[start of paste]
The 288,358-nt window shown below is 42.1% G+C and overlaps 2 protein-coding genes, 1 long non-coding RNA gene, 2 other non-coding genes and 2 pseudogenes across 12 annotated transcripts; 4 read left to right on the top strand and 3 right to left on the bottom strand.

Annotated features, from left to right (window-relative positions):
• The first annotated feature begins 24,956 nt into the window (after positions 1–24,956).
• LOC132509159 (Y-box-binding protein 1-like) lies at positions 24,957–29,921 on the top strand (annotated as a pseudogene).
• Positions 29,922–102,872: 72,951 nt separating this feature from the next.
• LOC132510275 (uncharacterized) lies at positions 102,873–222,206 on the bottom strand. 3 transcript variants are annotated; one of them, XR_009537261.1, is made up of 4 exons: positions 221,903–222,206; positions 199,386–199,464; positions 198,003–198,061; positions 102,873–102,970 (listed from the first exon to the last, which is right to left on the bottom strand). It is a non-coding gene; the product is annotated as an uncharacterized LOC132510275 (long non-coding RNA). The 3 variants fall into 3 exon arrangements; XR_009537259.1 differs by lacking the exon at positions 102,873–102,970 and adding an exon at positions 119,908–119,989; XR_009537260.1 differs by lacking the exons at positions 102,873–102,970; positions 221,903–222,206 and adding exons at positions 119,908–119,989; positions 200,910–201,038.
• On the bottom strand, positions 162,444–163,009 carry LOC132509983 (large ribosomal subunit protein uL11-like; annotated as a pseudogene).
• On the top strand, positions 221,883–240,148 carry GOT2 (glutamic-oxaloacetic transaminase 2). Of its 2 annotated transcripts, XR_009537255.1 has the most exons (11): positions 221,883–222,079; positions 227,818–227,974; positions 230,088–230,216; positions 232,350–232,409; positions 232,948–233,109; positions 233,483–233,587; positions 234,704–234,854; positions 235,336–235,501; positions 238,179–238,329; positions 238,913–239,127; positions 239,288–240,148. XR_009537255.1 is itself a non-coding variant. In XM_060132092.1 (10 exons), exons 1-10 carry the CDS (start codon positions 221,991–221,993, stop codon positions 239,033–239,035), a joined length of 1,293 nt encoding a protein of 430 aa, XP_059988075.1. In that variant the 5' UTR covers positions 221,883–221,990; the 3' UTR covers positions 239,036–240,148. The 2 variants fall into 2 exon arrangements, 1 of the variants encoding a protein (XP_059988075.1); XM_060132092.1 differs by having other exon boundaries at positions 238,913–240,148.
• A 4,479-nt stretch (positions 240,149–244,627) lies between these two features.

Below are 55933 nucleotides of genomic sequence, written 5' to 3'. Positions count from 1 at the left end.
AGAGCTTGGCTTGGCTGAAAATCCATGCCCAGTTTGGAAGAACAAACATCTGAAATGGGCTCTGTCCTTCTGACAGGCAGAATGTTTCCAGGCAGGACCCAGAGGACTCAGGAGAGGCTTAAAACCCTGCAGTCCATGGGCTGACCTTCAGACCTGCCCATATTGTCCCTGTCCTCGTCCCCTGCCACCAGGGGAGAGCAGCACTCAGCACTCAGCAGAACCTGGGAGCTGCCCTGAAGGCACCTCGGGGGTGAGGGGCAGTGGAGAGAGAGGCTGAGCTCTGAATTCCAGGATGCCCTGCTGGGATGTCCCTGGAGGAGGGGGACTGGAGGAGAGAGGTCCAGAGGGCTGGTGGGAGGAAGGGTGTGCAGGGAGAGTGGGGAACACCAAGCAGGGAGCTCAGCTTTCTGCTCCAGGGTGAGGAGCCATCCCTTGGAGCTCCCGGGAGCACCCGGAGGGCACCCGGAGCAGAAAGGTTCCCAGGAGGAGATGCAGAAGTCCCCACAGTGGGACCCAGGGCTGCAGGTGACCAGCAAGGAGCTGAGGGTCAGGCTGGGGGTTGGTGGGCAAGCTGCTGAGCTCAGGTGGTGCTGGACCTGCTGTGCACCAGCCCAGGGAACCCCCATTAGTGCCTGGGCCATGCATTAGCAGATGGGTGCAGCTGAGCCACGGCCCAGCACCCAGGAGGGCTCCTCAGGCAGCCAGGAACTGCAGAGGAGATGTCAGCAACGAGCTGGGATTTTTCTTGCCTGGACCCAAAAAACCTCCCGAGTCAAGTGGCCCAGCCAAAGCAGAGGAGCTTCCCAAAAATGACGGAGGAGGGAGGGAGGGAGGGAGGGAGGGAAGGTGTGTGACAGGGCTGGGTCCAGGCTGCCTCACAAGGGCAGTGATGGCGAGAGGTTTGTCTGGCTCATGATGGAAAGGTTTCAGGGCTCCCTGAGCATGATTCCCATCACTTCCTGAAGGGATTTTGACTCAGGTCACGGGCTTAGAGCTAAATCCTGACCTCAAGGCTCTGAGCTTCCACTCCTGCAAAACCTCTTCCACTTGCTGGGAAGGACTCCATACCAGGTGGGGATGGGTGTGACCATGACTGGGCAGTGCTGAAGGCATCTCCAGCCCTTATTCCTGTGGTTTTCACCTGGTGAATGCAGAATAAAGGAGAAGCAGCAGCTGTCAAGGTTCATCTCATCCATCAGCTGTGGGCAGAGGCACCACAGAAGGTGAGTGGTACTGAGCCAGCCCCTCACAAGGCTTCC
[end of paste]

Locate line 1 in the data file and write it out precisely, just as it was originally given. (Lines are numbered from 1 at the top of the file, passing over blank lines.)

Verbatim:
The 288,358-nt window shown below is 42.1% G+C and overlaps 2 protein-coding genes, 1 long non-coding RNA gene, 2 other non-coding genes and 2 pseudogenes across 12 annotated transcripts; 4 read left to right on the top strand and 3 right to left on the bottom strand.